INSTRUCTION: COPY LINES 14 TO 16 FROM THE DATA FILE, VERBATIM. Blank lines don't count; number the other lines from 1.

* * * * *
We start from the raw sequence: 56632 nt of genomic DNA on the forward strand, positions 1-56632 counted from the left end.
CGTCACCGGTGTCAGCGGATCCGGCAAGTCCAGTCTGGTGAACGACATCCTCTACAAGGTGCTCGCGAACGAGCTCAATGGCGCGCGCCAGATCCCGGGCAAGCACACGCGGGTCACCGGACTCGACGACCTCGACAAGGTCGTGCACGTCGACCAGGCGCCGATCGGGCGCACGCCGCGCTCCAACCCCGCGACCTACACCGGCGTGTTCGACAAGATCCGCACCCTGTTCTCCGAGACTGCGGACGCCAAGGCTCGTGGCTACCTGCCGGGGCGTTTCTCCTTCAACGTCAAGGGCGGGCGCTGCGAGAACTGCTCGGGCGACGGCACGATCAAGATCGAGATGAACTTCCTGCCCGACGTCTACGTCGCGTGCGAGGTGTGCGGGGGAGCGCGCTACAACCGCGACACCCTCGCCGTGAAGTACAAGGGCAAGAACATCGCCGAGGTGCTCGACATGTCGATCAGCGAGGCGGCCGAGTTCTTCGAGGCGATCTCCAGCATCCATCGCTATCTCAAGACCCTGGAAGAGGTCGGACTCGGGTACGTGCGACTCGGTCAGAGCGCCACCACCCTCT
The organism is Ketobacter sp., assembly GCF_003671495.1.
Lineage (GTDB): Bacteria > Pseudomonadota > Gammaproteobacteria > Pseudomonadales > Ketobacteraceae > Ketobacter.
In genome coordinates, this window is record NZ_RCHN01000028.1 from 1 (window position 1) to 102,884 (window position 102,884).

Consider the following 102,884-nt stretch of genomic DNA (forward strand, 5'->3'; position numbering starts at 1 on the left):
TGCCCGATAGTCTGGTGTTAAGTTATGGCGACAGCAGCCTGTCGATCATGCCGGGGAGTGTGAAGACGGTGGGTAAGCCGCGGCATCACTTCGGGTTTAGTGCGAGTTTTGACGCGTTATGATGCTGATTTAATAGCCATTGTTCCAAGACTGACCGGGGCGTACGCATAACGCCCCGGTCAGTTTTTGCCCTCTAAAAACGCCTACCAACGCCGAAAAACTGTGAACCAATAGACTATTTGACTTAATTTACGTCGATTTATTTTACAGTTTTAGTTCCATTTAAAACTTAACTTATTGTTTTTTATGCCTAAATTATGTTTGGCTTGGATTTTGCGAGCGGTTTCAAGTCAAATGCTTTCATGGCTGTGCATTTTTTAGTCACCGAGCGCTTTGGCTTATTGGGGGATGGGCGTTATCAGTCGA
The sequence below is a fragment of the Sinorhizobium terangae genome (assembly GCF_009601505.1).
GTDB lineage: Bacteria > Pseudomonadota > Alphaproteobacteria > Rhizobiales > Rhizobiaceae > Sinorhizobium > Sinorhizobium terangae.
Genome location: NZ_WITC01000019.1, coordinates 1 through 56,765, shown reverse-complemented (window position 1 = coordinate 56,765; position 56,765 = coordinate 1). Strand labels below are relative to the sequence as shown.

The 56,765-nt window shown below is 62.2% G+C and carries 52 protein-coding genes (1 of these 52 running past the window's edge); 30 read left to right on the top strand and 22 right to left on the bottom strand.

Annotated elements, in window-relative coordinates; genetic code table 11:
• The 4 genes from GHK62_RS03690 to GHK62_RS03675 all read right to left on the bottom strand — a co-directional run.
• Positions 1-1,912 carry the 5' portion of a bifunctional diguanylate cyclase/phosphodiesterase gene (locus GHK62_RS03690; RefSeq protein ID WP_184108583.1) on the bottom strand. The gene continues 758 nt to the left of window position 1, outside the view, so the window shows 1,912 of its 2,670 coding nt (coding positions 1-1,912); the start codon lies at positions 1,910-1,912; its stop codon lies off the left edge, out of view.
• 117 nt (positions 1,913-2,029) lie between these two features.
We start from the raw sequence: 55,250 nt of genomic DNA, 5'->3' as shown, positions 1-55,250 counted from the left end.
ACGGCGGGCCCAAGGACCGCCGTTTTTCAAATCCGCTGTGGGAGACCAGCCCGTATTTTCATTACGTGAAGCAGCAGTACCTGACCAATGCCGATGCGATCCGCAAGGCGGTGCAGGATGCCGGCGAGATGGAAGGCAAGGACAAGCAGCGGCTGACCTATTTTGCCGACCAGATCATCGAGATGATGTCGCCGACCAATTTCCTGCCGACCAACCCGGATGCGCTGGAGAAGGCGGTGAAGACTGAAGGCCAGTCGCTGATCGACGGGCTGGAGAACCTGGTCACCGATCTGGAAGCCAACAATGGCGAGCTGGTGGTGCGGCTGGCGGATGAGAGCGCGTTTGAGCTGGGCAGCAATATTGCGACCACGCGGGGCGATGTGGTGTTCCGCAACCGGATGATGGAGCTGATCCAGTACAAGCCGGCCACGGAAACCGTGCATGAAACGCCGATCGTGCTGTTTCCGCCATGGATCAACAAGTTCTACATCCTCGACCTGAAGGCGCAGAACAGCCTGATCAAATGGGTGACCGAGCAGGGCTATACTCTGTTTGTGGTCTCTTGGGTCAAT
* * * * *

• Positions 1-1,912 carry the 5' portion of a bifunctional diguanylate cyclase/phosphodiesterase gene (locus GHK62_RS03690; RefSeq protein ID WP_184108583.1) on the bottom strand. The gene continues 758 nt to the left of window position 1, outside the view, so the window shows 1,912 of its 2,670 coding nt (coding positions 1-1,912); the start codon lies at positions 1,910-1,912; its stop codon lies off the left edge, out of view.
• 117 nt (positions 1,913-2,029) lie between these two features.
We start from the raw sequence: 55,250 nt of genomic DNA, 5'->3' as shown, positions 1-55,250 counted from the left end.